How CETA will Impact the Water Sector
The Canada-EU Economic and Trade Agreement (CETA) moved closer to full implementation this fall. A late- October challenge from the Walloon region of Belgium threatened to knock negotiations off course, but concessions were made, and a ratification ceremony in Brussels went ahead on October 30. A draft agreement was signed by ministers paving the way for ratification by the Canadian and European parliaments.
Now that the freshly negotiated agreement is poised to deliver, what effect will CETA have on this country’s water sector? How will the new free trade agreement reorient the Canadian water industry?
Experts warn it will be some time before final ratification occurs. And there are legal interpretations of language to be sorted out, as CETA contains several new ideas not found in previous free trade agreements. But pro-business types agree that the deal comes at a good time for Canada. Ninety-eight percent of the customs duties between Canada and the EU will be removed, including restrictions on public procurement contracts. Canada will be the only developed country in the world with guaranteed preferential access to both the North American and EU markets—a unique Canadian advantage in the age of Brexit and Trump.
Janet Bobechko, a senior partner at Norton Rose Fulbright Canada, emphasized the opportunities that are opening up for companies in the water sector. “Like Canada, Europe faces the issue of ageing infrastructure. As Canadians, we have some great advantages. There may be opportunities for our cleantech companies, our leak detection expertise, as well as membranes, data analysis, and water data gathering,” she said.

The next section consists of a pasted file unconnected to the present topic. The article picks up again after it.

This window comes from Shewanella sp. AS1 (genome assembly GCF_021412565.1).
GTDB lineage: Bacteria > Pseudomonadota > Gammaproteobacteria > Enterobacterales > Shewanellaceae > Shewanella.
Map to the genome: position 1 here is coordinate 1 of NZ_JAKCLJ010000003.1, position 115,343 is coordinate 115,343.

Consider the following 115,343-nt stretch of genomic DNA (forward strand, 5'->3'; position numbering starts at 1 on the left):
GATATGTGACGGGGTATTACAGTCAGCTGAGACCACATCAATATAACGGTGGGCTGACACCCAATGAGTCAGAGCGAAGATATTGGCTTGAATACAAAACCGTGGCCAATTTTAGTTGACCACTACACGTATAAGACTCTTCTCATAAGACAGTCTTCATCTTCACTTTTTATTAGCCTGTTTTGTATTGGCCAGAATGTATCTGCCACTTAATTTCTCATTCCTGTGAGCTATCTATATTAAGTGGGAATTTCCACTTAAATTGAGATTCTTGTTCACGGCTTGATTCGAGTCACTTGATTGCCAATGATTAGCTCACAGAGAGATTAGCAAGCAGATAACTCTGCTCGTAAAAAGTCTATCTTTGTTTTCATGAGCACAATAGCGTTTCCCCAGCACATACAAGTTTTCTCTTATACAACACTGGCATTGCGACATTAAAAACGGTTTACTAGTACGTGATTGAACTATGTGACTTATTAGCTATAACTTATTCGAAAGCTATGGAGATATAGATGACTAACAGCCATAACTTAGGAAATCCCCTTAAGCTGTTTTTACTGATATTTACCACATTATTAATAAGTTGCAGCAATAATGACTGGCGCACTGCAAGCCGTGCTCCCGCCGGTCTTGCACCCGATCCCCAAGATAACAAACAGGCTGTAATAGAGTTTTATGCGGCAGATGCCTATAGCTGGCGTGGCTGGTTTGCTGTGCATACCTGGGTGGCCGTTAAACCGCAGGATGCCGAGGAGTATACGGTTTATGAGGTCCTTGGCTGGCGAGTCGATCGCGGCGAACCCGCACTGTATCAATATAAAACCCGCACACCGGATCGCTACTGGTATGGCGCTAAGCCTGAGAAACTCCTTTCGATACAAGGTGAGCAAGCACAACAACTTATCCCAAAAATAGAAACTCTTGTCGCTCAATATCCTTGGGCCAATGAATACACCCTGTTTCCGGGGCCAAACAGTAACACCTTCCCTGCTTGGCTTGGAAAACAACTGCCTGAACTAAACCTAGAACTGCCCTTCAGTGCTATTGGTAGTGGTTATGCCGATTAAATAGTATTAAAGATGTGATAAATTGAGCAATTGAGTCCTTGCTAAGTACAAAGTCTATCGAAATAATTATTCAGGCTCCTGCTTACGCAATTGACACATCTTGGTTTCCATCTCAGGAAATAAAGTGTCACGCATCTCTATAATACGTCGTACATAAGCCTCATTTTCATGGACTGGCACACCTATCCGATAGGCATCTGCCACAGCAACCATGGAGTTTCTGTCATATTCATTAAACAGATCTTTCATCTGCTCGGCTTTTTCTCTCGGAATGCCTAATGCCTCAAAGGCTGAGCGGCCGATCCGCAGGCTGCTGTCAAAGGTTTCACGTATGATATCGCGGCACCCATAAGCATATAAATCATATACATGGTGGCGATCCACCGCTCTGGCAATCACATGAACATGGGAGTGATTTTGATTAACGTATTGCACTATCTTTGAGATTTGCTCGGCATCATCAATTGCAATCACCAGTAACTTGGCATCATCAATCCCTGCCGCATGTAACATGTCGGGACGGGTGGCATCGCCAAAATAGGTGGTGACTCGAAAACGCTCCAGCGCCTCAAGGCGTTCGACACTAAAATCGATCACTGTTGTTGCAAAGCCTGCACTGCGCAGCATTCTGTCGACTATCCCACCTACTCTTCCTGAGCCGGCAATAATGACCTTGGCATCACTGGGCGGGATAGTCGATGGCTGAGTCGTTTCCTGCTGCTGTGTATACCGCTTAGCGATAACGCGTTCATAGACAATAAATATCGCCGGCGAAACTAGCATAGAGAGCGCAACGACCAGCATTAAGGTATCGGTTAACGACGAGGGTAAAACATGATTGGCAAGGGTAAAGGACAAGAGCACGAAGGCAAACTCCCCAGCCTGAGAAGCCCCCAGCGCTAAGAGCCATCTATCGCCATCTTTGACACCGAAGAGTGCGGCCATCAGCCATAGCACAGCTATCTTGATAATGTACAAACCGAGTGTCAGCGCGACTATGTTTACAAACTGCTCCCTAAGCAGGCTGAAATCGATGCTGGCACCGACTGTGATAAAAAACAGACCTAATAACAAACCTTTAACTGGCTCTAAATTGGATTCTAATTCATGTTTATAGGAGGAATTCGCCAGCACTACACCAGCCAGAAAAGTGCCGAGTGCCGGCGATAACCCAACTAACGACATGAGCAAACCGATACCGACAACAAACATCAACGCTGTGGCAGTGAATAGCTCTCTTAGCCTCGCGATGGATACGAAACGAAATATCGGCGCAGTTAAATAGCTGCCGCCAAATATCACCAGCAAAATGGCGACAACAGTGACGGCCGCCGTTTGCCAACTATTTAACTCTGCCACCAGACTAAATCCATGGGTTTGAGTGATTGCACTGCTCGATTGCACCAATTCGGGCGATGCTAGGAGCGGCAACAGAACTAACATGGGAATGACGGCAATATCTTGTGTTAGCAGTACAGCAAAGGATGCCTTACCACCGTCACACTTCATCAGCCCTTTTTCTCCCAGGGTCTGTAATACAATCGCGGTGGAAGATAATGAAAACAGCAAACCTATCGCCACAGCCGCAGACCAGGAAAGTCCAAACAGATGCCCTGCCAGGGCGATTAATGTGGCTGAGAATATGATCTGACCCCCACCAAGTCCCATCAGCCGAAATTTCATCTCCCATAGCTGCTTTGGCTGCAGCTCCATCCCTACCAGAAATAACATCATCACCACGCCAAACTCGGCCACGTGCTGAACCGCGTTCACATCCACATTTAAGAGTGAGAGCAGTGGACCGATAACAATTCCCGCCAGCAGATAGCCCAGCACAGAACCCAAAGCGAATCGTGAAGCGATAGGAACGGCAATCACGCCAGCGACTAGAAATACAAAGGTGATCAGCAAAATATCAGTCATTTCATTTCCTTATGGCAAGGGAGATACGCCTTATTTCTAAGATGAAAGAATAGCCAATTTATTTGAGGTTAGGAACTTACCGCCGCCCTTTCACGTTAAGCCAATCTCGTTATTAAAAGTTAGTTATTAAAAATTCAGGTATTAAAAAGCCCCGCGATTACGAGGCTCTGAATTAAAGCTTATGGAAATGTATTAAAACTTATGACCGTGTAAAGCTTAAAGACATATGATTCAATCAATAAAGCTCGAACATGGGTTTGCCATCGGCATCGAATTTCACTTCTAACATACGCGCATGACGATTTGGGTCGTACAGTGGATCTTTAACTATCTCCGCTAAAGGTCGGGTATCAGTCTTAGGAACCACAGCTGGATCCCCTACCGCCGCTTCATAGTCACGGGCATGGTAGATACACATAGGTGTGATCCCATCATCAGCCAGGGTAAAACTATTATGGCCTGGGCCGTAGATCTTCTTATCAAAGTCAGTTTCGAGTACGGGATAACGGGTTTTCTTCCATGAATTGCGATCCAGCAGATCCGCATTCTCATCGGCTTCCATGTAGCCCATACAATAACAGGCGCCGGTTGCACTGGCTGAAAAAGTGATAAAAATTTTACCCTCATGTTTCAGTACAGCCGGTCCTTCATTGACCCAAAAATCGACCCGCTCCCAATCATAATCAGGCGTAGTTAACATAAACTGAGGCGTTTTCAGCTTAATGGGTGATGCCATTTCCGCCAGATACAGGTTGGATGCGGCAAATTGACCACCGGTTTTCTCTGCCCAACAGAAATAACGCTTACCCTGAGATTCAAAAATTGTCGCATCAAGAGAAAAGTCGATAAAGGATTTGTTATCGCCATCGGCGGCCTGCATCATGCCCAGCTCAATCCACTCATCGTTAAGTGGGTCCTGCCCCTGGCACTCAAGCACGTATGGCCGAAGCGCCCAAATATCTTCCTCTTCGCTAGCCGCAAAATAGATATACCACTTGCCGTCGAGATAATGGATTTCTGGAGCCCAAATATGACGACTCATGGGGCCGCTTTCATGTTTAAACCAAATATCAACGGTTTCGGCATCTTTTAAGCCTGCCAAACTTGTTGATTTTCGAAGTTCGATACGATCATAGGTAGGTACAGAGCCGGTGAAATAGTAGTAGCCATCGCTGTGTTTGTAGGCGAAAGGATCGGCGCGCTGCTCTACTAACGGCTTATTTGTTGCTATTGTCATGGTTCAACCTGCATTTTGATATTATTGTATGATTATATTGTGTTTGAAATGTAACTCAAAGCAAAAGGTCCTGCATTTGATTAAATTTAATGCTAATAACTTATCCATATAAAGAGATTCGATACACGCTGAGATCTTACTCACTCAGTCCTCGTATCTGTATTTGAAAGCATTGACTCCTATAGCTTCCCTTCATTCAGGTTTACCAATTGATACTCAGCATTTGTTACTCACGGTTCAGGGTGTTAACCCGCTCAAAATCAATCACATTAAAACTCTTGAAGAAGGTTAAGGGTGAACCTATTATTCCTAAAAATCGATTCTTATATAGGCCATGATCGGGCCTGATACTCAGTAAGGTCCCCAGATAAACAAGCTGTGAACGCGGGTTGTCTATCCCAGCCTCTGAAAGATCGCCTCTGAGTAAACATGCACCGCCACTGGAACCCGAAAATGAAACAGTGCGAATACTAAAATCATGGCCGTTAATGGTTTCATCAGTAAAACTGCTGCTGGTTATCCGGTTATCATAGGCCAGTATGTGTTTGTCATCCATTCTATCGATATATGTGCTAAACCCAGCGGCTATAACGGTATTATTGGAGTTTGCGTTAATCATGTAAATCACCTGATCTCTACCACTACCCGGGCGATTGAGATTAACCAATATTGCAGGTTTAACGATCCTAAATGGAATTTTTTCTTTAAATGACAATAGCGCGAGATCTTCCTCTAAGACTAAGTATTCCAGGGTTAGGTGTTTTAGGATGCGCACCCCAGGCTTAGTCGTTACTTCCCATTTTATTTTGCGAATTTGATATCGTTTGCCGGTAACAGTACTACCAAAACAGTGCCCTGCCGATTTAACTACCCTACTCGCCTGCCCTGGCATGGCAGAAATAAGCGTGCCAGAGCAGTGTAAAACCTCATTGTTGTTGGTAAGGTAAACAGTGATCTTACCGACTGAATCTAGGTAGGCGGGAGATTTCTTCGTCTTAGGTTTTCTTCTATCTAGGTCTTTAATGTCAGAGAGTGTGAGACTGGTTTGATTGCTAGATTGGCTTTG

Open for business
The result: provincial and municipal governments will have to treat EU companies the same as Canadian ones when it comes to awarding service or procurement contracts. “This is one of the big trends. [...] Canadian companies now have to treat Euro companies bidding on contracts the same as Canadian companies.” .
The benefit according to basic economic theory is that there should be more competition for contracts leading to lower bids. But critics have expressed concern that EU companies could end up privatizing more utility operations. Bobechko does not think that will happen. She acted as legal counsel for a Ministry of Environment provincial officer at the Walkerton hearings. “One thing we learned from Walkerton was that ownership has to remain at the municipal level. At the end of the day the ownership will remain with the municipality,” she said.
Watering the world
Jacqueline Wilson, a lawyer with the Canadian Environmental Law Association (CELA), said that there could be a path to commercialization of water resources. She pointed out sections of CETA (Annex II) that uphold EU companies’ immediate rights to water resources if those water resources are commercialized by a Canadian government. “If the government opens it up, it opens up quite broadly. [...] If the state wanted to reverse that decision to use water commercially, the language seems to leave that decision open to challenge by foreign investors,” said Wilson. “What could be included under Annex II is something Canadians should have concerns about. It’s hard to say how that will be interpreted. We’re certainly concerned.”